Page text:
YUMA, Arizona. A team of researchers for Cornell and New York University found that digital stalking is at once quite easy (it doesn’t require a high level of technological sophistication) and also devastating for some victims. According to Slate, abusive exes can stalk victims on social media, through cellphone family plans, and through sharing locations on devices. If you and your ex shared passwords or digital media accounts, it can be very difficult to divorce digitally without losing data. Furthermore, the steps that victims often need to take to avoid being digitally stalked are often steps that require victims to destroy important evidence that can help them build a strong case against an abusive ex.
So, what can you do if you suspect that you are being digitally stalked? First, consider speaking to the qualified divorce lawyers at Schneider & Onofry, P.C. in Yuma, Arizona. While you might be tempted to perform a factory reset on your phone and computer, doing this could destroy photos, abusive text messages, and other crucial data that may be needed if you are seeking custody of your children or a fair divorce settlement. Before performing a factory reset on your phone, speak to your lawyer about what kind of evidence may be required in your case. The temptation to delete your social media accounts should also be avoided. While you’ll want to avoid posting on social media during your divorce, it is important to remain connected to friends and family—and social media can help preserve those connections, according to Slate. In some cases, victims might simply want to purchase a new computer and phone while preserving evidence on old devices.
Here are some other things you may not have thought about: security questions. Most secure websites allow individuals to retrieve a password using security questions. Yet, many of these questions would be easy for a former partner to know or guess. Individuals who are leaving an abusive relationship might have to place added protections on their accounts. In some cases, victims are advised to treat security questions like new passwords, creating unique answers only they will know.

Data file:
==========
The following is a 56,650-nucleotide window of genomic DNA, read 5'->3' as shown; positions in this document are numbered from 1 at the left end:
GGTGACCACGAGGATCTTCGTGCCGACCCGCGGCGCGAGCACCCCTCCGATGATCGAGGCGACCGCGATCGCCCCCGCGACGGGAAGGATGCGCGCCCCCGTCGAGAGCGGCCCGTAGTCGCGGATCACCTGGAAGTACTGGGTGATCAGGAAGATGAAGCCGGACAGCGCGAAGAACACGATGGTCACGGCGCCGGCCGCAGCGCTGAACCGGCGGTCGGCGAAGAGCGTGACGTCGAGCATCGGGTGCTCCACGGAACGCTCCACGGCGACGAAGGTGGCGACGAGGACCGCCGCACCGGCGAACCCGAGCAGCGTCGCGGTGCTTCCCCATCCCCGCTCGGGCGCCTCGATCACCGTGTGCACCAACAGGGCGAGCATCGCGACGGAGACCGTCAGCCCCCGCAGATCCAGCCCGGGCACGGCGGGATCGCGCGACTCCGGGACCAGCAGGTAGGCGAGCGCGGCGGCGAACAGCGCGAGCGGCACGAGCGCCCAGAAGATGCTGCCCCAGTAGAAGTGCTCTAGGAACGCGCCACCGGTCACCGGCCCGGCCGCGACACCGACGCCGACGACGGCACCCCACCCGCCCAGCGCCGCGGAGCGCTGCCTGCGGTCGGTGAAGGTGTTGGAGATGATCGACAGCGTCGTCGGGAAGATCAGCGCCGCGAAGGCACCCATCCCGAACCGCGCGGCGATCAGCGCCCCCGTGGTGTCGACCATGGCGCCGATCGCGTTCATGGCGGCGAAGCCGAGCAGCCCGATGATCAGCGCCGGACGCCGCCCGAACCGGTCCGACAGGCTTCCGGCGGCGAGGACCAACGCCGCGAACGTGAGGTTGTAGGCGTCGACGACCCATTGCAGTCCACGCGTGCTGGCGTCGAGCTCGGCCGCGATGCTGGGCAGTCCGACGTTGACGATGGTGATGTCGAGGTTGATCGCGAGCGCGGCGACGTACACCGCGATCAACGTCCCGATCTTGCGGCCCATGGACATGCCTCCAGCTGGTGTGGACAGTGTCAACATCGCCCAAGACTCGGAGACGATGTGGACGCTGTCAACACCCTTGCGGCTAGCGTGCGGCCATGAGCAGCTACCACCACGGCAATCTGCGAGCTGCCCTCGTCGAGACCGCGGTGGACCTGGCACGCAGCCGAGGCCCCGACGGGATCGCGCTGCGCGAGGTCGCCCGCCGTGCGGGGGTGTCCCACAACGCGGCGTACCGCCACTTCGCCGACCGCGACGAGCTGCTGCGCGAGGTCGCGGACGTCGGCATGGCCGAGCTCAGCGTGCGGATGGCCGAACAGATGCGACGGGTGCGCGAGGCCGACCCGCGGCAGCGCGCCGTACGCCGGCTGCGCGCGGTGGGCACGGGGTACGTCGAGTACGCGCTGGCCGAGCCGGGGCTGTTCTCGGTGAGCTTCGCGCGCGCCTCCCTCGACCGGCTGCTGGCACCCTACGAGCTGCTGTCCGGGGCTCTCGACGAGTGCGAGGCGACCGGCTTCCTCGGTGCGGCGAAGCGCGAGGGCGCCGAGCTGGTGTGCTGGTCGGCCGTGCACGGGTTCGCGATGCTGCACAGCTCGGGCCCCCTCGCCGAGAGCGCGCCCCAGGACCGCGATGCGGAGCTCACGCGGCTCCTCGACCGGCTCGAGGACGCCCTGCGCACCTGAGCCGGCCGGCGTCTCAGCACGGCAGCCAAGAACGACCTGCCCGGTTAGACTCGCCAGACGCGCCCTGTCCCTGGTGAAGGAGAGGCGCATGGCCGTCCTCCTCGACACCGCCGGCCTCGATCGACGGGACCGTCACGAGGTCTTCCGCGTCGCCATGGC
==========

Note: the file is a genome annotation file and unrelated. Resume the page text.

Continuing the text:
Another thing to consider is the role shared property can play in abuse. If your ex owns your phone, if you have a shared family plan, or if you co-own a car, then your ex could track your phone, have access to your data, and even put a GPS track on your car. This is why it is so important to begin the divorce process as soon as possible, and to speak to a lawyer about how you can begin disentangling your personal, digital, and financial lives.
According to NPR, when women enter domestic violence shelters, they are advised to turn off the GPS on their phones, their Wi-Fi, and are asked to avoid Facebook. According to NPR, 85% of domestic violence shelters say they have worked with victims who have been stalked using their phone’s GPS.
Abusive relationships are characterized by the need of an abuser to overpower and control the victim. While many kinds of digital stalking don’t require a high degree of sophistication, some former partners go as far as to install monitoring applications on a person’s phone. These applications can get a wealth of information from a victim, from call logs to text messages, and some can even record entire conversations. Others can track where you’re going and where you’ve been, and yet others can even block incoming calls.
If you believe your ex might be stalking you, it is important to protect yourself. First, it is essential that you begin the legal process of getting divorced. Schneider & Onofry, P.C. are divorce lawyers in Yuma, Arizona who can help you begin the process and understand your rights. If you are fearful for your safety or for the safety of your children, seek immediate help today. The National Domestic Violence Hotline is available 24 hours a day 7 days a week and can be reached at 1-800-799-7233. Contact us today for more information.
Schneider & Onofry, P.C.
207 W. 2nd St.
Yuma, AZ 85364